Forensic analyst debunks food claims using DNA

by jeeg 20. September 2013 21:19

Restaurateurs beware: Chris Weland is not the guy you want to serve a bogus meat dish to if he is out for a meal.

The forensic analyst at the University of Guelph’s Canadian Centre for DNA Barcoding has used his former police sleuthing skills and the university’s revolutionary bar coding techniques to investigate food content claims.

In some cases, the results have caused a sensation.

In 2010, he was hired by the U.S. Food and Drug Administration to test hamburger. Instead of pure beef, he found DNA traces of bear and elk.

In 2012, a similar examination for the FDA of salami for sale showed traces of lion meat mixed with pig or wild boar and American black bear.

An investigation of fish products on the market in the United States showed that close to one-third of products were mislabelled, typically using cheaper seafood but selling it as higher end.

He has found some fish food labelling fraud in Canada, but hamburgers tested as advertised.

“You never know what you are buying on the grocery store shelves,” Weland said.

“I mean, who would ever think they are eating lion in salami or black bear, for that matter?”

His pursuit of food content verification is one of the practical applications of the university’s DNA bar coding program, which sets a world standard for recording and cataloguing DNA from hundreds of thousands of world plant and animal species.

“This really has a food safety aspect because there are components of food on our shelves that is not declared and that could cause allergic or health issues,” he said.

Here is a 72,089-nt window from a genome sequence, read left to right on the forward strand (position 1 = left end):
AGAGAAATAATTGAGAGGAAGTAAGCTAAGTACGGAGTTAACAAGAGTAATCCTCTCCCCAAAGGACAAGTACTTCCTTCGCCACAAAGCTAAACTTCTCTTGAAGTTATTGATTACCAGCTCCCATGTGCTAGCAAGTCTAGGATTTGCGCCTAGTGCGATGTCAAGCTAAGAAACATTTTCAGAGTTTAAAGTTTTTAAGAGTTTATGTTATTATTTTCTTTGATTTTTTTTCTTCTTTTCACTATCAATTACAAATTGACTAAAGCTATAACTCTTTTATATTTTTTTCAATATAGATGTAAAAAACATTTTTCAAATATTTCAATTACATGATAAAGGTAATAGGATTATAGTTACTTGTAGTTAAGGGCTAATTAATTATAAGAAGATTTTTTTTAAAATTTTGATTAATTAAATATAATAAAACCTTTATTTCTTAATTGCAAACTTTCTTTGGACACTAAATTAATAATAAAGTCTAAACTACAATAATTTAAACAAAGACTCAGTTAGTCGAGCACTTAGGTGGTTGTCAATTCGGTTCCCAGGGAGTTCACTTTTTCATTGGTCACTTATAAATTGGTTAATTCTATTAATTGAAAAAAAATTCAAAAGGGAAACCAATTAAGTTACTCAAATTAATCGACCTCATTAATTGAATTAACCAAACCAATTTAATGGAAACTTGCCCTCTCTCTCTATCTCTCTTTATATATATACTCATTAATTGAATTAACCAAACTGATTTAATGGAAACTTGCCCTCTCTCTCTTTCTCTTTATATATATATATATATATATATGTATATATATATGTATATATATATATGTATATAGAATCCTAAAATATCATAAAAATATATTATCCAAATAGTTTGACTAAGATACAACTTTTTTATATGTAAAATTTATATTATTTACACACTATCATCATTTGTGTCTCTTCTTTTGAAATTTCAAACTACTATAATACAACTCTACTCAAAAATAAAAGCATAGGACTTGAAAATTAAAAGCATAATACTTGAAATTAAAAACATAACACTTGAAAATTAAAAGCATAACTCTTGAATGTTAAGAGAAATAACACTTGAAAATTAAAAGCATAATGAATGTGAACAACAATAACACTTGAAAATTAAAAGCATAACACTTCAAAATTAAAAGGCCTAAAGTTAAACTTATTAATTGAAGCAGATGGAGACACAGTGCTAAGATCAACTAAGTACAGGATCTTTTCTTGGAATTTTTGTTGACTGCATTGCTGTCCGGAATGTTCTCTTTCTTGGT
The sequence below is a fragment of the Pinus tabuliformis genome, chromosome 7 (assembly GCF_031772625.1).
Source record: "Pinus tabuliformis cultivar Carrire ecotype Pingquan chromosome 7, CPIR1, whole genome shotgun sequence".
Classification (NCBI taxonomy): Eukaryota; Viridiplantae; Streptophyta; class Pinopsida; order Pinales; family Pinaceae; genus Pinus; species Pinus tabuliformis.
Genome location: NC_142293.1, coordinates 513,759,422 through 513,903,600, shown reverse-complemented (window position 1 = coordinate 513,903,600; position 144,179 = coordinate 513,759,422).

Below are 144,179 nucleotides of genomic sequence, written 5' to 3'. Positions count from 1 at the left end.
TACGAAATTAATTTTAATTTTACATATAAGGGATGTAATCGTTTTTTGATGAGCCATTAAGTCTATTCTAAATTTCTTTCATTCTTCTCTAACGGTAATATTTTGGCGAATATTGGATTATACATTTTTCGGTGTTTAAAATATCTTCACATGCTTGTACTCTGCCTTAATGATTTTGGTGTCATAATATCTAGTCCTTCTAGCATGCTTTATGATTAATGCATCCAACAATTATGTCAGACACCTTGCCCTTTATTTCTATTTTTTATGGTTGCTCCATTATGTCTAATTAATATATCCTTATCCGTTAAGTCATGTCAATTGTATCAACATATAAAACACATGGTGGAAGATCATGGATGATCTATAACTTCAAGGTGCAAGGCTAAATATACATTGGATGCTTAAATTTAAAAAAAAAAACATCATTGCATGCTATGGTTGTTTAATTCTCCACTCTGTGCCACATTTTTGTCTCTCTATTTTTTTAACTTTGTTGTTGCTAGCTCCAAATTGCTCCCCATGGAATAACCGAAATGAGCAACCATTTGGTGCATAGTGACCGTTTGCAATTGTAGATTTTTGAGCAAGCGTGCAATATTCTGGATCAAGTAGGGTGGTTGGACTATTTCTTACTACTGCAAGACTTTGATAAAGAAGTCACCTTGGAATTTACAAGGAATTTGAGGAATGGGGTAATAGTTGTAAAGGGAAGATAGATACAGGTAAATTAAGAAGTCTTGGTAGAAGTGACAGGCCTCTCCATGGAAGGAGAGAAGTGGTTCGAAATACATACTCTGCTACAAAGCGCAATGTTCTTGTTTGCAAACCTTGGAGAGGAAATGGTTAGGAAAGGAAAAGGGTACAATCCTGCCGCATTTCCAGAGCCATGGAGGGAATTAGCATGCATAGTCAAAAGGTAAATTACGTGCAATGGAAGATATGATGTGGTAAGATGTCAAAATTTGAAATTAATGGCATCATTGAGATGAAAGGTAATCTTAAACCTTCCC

For Paul Hebert, scientific director of the university’s International Barcode of Life secretariat and a pioneer in DNA bar code technology, Weland’s work is a practical way that his project helps consumers.

“I think the present system completely ignores the food chain security issue and in the food system, people are being defrauded in a massive way,” he said.

He said lower quality beef is being substituted for products that claim higher quality beef, while seafood fraud is rampant.

“This really is a way to verify that what food companies claim they are selling is what they are selling and our ability to test the DNA composition of products quickly really is a benefit to consumers and the food industry,” said Hebert.

The FDA has embraced the DNA bar code technology as a food safety and verification tool. The Canadian Food Inspection Agency has not.

Back in Weland’s lab, there are boxes of food products he has tested, wood samples and a box from the RCMP in northern New Brunswick with a question.

The wood samples help him test products using the DNA bar code in the centre’s computer system library to determine if they come from endangered wood species.

For the former police forensic investigator, the New Brunswick box contained wall panelling from a room where two boys were reported to have died when a python escaped its cage and strangled them.

Did the wallboard in the boys’ room show signs of python DNA to back up the story?

“There was python DNA on the wall,” he said. “The story holds up.”

Barry Wilson, Western Producer

 

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